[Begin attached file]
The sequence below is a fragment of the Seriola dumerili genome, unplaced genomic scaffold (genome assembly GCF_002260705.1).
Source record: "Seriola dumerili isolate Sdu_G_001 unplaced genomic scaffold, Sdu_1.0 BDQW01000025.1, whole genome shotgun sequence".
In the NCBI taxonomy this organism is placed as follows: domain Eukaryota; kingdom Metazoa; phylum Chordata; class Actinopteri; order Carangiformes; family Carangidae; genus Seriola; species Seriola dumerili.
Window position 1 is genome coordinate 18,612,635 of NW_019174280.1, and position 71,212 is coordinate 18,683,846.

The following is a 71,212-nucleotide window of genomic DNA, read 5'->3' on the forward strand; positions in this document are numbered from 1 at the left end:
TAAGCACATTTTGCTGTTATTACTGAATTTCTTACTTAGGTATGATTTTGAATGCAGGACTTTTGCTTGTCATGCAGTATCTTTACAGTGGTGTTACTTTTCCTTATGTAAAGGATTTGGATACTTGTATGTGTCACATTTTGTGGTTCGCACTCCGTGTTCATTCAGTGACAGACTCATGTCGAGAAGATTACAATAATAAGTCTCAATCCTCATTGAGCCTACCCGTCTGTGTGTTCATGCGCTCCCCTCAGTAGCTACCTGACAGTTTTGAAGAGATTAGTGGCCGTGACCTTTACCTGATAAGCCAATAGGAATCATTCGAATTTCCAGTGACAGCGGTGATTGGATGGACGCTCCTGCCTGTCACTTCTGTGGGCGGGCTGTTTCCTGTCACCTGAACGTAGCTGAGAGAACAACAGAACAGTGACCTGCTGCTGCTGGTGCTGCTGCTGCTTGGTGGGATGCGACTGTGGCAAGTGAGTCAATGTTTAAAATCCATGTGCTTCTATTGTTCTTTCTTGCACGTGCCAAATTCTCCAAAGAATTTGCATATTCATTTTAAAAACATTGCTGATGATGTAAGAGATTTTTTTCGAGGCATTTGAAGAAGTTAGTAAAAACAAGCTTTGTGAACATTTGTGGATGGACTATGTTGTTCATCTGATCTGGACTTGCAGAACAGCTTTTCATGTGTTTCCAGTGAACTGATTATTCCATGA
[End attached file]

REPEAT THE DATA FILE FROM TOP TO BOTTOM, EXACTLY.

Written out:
The sequence below is a fragment of the Seriola dumerili genome, unplaced genomic scaffold (genome assembly GCF_002260705.1).
Source record: "Seriola dumerili isolate Sdu_G_001 unplaced genomic scaffold, Sdu_1.0 BDQW01000025.1, whole genome shotgun sequence".
In the NCBI taxonomy this organism is placed as follows: domain Eukaryota; kingdom Metazoa; phylum Chordata; class Actinopteri; order Carangiformes; family Carangidae; genus Seriola; species Seriola dumerili.
Window position 1 is genome coordinate 18,612,635 of NW_019174280.1, and position 71,212 is coordinate 18,683,846.

The following is a 71,212-nucleotide window of genomic DNA, read 5'->3' on the forward strand; positions in this document are numbered from 1 at the left end:
TAAGCACATTTTGCTGTTATTACTGAATTTCTTACTTAGGTATGATTTTGAATGCAGGACTTTTGCTTGTCATGCAGTATCTTTACAGTGGTGTTACTTTTCCTTATGTAAAGGATTTGGATACTTGTATGTGTCACATTTTGTGGTTCGCACTCCGTGTTCATTCAGTGACAGACTCATGTCGAGAAGATTACAATAATAAGTCTCAATCCTCATTGAGCCTACCCGTCTGTGTGTTCATGCGCTCCCCTCAGTAGCTACCTGACAGTTTTGAAGAGATTAGTGGCCGTGACCTTTACCTGATAAGCCAATAGGAATCATTCGAATTTCCAGTGACAGCGGTGATTGGATGGACGCTCCTGCCTGTCACTTCTGTGGGCGGGCTGTTTCCTGTCACCTGAACGTAGCTGAGAGAACAACAGAACAGTGACCTGCTGCTGCTGGTGCTGCTGCTGCTTGGTGGGATGCGACTGTGGCAAGTGAGTCAATGTTTAAAATCCATGTGCTTCTATTGTTCTTTCTTGCACGTGCCAAATTCTCCAAAGAATTTGCATATTCATTTTAAAAACATTGCTGATGATGTAAGAGATTTTTTTCGAGGCATTTGAAGAAGTTAGTAAAAACAAGCTTTGTGAACATTTGTGGATGGACTATGTTGTTCATCTGATCTGGACTTGCAGAACAGCTTTTCATGTGTTTCCAGTGAACTGATTATTCCATGA